After mashing and gelatinization, distillers add a thermostable multi-enzyme blend to the cooker. α-amylases in the blend hydrolyze amylose and amylopectin, yielding short-chain dextrins. Glucoamylases break these dextrins down further, yielding glucose. This glucose enables higher conversion (DE) in cook for higher fermentation throughput. The thermostable protease aids in liberating some of the starch that is bound to protein , as well as adding a bit of nutrient for the yeast.
Making beverage alcohol involves converting starch into fermentable sugars. Yeast then transforms these sugars into alcohol. Liquefaction of starch is the first enzymatic step in this process. Liquefaction prepares starch for further breakdown to produce fermentable sugars. The liquefaction step is critical to the overall efficiency of a distiller's process. Effective liquefaction ensures complete starch conversion to fermentable sugars.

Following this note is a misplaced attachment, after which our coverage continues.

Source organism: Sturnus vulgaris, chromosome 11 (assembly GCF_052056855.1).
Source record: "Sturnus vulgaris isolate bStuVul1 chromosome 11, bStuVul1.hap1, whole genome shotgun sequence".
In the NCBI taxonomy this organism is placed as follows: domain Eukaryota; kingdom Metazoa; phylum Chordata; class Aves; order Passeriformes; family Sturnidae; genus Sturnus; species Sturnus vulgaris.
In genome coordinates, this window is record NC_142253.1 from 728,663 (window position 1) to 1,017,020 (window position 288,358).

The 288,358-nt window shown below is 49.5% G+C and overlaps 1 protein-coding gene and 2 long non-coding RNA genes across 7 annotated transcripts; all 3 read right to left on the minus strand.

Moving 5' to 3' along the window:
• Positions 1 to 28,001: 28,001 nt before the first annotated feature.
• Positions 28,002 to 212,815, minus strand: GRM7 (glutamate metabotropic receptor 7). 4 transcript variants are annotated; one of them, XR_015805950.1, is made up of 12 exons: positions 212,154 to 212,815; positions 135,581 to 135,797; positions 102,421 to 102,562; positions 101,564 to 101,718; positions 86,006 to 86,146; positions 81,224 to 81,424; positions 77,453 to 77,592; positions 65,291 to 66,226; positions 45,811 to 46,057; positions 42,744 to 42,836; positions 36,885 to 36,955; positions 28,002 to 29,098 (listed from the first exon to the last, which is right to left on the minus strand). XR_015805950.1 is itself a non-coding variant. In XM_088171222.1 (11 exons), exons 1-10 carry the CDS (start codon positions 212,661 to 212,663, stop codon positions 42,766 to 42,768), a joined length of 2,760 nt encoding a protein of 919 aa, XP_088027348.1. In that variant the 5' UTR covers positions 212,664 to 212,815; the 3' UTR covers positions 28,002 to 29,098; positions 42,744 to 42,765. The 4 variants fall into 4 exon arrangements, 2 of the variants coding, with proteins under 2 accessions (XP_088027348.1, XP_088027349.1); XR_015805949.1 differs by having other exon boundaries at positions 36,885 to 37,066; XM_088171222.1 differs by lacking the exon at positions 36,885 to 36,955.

A heat-stable blend of alpha-amylase, glucoamylase and protease delivers highly effective liquefaction.
In water below 50°C, unmodified starch granules are generally insoluble. To make them soluble, distillers use a process known as gelatinization. They heat the raw material - whether potatoes or grain - usually under pressure. That makes the starch granules absorb a large amount of water and swell to many times their original size. Then the pressure is suddenly released. That makes the starch granules explode. The granules lose their individual crystalline structure to become a viscous liquid gel.
Expanding and opening compact starch granules in this way prepares them for liquefaction. This step converts starch in the mash into a free-flowing liquid. The enzymes in a thermostable blend can go directly into the cooker. Non heat-stable enzymes must go into the mash tun after cooking.
Starch is a mixture of two carbohydrate polymers; amylose and amylopectin. Both are made up of glucose monomers linked together by glucosidic bonds. The α-amylases in a multi-enzyme blend hydrolyze the 1,4-α-glucosidic linkages in amylose and amylopectin. That breaks the long-chain starch molecules into short-chain dextrins. The short-chain dextrins are more suitable for later saccharification to fermentable glucose.
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